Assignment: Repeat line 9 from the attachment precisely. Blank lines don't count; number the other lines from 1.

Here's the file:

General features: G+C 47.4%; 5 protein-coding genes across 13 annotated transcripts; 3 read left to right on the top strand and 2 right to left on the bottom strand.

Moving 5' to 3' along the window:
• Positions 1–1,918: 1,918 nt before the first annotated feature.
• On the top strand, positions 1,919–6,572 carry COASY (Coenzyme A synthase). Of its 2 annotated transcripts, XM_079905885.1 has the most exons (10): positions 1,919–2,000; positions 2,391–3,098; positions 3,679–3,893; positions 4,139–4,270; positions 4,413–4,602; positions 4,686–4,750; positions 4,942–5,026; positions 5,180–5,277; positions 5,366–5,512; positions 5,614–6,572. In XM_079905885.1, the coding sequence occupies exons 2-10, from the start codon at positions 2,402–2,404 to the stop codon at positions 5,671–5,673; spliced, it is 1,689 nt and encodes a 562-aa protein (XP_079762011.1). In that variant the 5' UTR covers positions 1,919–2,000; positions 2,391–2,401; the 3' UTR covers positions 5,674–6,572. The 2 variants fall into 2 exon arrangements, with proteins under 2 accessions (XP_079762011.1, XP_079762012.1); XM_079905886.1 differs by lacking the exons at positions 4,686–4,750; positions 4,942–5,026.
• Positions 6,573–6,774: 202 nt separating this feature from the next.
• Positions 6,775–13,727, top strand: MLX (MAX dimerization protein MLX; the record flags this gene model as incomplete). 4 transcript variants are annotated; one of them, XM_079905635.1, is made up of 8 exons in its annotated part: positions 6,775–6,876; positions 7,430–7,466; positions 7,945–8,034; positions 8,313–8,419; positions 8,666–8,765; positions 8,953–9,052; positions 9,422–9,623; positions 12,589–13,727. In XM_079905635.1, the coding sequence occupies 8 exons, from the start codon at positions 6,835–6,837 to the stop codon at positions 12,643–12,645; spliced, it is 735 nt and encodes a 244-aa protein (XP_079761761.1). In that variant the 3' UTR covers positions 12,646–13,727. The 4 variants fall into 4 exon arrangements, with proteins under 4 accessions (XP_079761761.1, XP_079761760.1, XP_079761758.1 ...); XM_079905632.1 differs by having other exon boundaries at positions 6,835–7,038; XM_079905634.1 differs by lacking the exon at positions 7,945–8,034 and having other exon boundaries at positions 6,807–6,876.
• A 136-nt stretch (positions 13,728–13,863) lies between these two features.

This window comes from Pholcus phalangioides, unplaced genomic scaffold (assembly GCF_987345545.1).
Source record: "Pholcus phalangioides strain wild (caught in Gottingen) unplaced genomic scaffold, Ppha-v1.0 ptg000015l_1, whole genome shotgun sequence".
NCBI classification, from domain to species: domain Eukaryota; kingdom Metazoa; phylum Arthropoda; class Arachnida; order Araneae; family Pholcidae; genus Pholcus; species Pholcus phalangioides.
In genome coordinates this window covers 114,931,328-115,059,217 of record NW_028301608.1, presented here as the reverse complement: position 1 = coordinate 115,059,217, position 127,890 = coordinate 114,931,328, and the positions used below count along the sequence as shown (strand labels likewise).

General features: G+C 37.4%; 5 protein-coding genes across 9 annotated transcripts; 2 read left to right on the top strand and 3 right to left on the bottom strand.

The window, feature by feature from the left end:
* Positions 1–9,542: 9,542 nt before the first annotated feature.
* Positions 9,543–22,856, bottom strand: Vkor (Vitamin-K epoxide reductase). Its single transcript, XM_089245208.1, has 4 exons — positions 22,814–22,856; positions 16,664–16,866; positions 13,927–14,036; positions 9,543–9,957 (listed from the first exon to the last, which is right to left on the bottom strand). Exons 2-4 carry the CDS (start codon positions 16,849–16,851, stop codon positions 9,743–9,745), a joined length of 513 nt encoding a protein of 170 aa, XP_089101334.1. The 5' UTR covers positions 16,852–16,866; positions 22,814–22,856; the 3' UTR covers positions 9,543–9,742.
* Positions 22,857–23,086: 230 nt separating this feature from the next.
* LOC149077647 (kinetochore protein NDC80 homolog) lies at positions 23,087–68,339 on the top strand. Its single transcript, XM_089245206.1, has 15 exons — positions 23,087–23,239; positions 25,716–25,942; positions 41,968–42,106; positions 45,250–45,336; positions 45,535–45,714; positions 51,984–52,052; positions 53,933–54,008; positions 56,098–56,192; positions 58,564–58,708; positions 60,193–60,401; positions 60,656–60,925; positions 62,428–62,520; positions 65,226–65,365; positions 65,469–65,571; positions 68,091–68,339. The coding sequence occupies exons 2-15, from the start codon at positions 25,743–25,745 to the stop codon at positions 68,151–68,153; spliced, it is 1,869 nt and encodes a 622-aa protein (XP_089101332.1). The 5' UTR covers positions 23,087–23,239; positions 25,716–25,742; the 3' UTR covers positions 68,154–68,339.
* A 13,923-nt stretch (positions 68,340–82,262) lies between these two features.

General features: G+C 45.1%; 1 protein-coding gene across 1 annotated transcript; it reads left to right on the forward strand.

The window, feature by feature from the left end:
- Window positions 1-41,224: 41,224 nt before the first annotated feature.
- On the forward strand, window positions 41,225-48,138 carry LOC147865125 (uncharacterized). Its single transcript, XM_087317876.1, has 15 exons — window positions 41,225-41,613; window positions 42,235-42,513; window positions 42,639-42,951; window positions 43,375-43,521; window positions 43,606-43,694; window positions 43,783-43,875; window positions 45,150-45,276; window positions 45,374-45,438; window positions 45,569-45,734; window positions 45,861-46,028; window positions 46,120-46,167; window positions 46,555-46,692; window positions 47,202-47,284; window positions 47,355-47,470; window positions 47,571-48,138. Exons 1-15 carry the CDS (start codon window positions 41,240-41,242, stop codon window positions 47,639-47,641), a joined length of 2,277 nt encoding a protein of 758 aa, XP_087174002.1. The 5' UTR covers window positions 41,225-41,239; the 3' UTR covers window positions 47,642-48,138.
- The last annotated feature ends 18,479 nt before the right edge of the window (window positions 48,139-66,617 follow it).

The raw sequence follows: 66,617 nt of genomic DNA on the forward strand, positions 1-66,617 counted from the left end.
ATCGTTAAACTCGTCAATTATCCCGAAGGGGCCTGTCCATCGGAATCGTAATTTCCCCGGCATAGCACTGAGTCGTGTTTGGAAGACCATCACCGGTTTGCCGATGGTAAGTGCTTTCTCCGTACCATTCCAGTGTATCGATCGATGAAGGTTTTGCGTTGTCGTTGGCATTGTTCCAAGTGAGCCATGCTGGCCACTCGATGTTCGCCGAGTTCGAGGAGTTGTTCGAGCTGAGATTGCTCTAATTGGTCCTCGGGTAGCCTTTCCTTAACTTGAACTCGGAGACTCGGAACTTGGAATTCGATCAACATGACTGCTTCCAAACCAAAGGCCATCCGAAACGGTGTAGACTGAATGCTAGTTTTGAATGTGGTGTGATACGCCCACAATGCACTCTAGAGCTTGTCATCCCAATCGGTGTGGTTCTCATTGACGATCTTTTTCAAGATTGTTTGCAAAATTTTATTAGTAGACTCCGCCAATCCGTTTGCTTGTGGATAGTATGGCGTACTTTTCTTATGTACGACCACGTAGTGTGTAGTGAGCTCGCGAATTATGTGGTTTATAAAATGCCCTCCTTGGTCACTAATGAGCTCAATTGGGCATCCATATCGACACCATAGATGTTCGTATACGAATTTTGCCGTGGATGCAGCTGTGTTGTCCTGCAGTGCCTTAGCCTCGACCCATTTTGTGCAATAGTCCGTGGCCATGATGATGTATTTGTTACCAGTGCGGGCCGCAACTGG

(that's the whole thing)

Source record: "Pholcus phalangioides strain wild (caught in Gottingen) unplaced genomic scaffold, Ppha-v1.0 ptg000015l_1, whole genome shotgun sequence".